FIGS. 18 and 20 are cross-sectional views illustrating the organic EL device in which the TFT array substrate 500 is assembled with the organic EL substrate 900 according to the first preferred embodiment of the present invention.

In order to assemble the TFT array substrate 500 and the organic EL substrate 900, for example, in a vacuum chamber (not shown), the TFT array substrate 500 is aligned with the organic EL substrate 900 to face the interface pad 480 of the TFT array substrate 500 toward the metal electrode 950 of the organic EL substrate 900. Thereafter, an UV-curable agent 960 is coated on the side of the TFT array substrate 500 and the organic EL substrate 900 as shown in FIG. 20 and then is cured by an ultraviolet ray. When the TFT array substrate 500 and the organic EL substrate 900 that the UV-curable agent is cured come out of the vacuum chamber, the TFT array substrate 500 and the organic EL substrate 900 are closely stuck to each other due to a vacuum pressure, so that an electric current can flow from the interface pad 480 of the TFT array substrate 500 to the metal electrode 950 of the organic EL substrate 900.

FIG. 21 is a perspective view illustrating a TFT array substrate 500 according to a second preferred embodiment of the present invention. The TFT array substrate 500 includes a bump pad 490 in addition to a configuration of the TFT array substrate 500 of FIG. 16. At this point, the interface pad 480 is made of a conductive resin, a metal alloy, or a conductive metal such as Al, Pd, Au, Ti, TiW, NiCr, Cr, Nd, AlNd, and Pt, and has a thickness of about 300 Å to about 20000 Å. The bump pad 490 is formed using an electroplating technique, a non-electrolysis plating technique, a sputtering technique, a spin coating technique, or a chemical vapor deposition (CVD) technique. The bump pad 490 comprises Ni, Au, PbSn, In, or polymer.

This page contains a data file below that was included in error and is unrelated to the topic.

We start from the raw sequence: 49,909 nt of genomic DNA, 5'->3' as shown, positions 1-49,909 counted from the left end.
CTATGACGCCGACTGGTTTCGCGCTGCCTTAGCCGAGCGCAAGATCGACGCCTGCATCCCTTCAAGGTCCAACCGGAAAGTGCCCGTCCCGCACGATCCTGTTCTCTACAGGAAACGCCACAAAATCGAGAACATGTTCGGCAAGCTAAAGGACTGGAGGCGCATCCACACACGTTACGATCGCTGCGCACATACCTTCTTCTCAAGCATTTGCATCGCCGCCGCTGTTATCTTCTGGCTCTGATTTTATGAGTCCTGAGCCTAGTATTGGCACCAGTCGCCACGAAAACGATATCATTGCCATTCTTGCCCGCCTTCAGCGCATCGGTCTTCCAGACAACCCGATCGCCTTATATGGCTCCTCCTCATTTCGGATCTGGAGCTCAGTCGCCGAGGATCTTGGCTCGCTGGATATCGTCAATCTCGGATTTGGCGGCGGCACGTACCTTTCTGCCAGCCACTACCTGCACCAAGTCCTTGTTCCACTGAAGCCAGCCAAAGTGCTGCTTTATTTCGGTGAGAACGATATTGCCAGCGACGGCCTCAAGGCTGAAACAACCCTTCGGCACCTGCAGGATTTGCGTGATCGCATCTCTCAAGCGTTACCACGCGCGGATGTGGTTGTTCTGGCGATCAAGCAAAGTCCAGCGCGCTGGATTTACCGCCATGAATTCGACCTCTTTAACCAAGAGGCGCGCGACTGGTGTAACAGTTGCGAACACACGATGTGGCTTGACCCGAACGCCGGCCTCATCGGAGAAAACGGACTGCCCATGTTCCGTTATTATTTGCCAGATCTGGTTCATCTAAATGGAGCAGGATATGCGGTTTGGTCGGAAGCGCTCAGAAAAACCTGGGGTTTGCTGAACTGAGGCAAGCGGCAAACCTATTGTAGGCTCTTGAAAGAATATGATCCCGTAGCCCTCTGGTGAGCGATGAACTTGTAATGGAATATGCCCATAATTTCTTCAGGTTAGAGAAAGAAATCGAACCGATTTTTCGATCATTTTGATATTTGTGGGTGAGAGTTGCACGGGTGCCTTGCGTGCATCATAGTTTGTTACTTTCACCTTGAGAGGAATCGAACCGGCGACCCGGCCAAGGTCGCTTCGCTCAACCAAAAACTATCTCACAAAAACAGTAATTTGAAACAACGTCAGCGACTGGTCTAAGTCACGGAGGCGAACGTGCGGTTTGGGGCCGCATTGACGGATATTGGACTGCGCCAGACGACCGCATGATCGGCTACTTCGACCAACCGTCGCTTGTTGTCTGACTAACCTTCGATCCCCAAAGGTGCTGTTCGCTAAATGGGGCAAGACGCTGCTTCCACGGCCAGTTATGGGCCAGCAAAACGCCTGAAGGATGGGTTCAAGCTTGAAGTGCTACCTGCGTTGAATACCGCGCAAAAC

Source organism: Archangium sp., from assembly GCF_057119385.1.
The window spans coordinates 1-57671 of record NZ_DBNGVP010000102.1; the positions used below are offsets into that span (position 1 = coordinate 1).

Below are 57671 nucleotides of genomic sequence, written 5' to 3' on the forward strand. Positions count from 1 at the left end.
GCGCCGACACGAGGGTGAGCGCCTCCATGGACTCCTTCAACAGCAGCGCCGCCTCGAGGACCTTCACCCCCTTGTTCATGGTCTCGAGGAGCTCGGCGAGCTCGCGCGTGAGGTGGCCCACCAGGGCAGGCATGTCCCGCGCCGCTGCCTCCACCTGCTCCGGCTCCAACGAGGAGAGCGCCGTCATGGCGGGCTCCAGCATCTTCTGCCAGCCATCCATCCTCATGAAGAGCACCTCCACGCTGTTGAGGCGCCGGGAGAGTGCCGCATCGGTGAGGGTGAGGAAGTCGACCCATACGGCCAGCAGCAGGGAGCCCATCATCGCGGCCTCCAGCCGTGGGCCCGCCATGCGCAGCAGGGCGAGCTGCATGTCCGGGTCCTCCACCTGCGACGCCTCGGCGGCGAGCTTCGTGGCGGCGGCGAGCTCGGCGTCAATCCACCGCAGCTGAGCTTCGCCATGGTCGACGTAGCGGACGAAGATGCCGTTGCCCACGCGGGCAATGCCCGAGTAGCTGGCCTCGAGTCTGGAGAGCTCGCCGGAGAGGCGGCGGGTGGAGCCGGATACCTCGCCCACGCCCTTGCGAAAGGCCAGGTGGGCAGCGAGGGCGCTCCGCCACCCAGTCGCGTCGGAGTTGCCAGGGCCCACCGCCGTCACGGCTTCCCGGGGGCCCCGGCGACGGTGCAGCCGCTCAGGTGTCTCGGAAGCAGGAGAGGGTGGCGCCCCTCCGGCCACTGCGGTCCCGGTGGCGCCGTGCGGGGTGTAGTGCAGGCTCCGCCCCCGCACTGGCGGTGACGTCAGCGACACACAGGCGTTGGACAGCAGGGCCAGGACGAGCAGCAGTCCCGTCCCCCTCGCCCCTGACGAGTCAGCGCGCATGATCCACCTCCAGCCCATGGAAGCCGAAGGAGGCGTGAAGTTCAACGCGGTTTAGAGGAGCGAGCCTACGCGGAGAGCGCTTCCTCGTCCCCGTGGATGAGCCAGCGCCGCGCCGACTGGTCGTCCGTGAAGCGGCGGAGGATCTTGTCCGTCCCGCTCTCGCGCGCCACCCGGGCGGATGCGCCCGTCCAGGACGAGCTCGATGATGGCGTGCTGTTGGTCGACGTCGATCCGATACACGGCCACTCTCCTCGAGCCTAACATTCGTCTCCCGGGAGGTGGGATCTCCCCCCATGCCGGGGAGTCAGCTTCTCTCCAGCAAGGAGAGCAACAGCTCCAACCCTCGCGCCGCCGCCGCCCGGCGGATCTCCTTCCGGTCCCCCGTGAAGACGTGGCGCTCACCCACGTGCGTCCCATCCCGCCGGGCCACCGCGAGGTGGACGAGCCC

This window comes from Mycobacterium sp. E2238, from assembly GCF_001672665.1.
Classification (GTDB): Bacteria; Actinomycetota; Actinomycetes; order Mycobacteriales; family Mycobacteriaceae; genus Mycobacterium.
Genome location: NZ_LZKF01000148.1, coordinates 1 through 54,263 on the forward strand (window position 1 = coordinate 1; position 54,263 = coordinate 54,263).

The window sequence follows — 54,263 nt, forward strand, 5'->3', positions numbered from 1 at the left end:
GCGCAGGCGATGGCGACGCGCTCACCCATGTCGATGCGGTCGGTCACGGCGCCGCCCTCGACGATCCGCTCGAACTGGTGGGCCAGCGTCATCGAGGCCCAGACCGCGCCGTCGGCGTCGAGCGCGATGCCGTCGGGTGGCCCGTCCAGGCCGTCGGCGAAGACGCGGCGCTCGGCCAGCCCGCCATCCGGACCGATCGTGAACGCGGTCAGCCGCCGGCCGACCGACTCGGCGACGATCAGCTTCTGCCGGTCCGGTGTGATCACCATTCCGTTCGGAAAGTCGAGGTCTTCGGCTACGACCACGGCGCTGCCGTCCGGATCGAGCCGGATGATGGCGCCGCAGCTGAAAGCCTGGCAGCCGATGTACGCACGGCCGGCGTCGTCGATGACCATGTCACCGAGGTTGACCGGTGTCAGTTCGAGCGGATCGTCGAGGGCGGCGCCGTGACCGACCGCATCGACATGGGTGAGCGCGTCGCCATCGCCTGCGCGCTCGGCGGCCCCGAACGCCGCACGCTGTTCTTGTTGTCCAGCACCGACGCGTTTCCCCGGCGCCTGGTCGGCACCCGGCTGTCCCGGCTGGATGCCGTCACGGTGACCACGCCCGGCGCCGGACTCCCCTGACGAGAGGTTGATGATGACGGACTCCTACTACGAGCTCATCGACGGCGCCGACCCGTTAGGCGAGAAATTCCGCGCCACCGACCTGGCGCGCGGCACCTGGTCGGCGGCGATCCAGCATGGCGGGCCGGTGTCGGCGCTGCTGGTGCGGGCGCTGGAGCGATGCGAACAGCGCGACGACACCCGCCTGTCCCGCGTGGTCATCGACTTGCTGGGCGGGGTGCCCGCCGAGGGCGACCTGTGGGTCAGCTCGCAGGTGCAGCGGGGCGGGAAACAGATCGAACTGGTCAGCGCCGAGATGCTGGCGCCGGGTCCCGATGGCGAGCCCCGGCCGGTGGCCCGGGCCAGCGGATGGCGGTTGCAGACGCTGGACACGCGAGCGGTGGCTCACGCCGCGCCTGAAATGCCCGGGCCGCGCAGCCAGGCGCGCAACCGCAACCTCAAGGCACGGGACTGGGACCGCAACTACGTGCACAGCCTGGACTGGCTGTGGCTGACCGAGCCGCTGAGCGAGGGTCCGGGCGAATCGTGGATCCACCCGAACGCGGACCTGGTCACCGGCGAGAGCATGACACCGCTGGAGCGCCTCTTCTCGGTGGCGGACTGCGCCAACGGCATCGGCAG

The TFT array substrate 500 of FIG. 21 is assembled with a organic EL substrate 600 in FIG. 25. FIGS. 22, 23, 24 and 25 are cross-sectional views illustrating a process of manufacturing the organic EL substrate 600 according to the second preferred embodiment of the present invention.

First, as shown in FIG. 22, a transparent electrode is formed on a transparent substrate 610 to a predetermined thickness. The transparent electrode 620 is made of a transparent material such as indium tin oxide (ITO) or indium zinc oxide (IZO).

Thereafter, as shown in FIG. 23, an organic EL layer 630 is formed on the transparent electrode 620 using a shadow mask 640. The organic EL layer 630 includes one of a red organic EL material, a green organic EL material and a blue organic EL material. The shadow mask 640 includes an opening portion 645. The opening portion 645 is formed at a location corresponding to the organic EL layer 630.

Subsequently, as shown in FIG. 24, a conductive metal layer is deposited on the organic EL layer 630 through the opening portion 655 of the shadow mask 650 to form a metal electrode 660.

As shown in FIG. 25, a protection film 670 is formed to overlap both end portions of the metal electrode 660 using a photolithography technique, exposing an upper surface of the metal electrode 660.

Next, as shown in FIG. 26, an anisotropic conductive film (ACF) 680 is formed over the whole surface of the transparent substrate 610 to a predetermined thickness. The anisotropic conductive film 680 has both adhesive force and conductivity. In other words, the anisotropic conductive film 680 is configured in a way that conductive particles are finely arranged among adhesive materials, and therefore, when the anisotropic conductive film 680 is pressurized, electrons can flow through the conductive particles. Such an anisotropic conductive film 680 is used to enable an electric current to flow from one conductive material to another conductive material by an attachment method other than a soldering method.

The organic EL substrate 600 on which the anisotropic conductive film 680 is formed is aligned with the TFT array substrate 500 to face the anisotropic conductive film 680 of the organic EL substrate 600 toward the bump pad 490 of the TFT array substrate 500.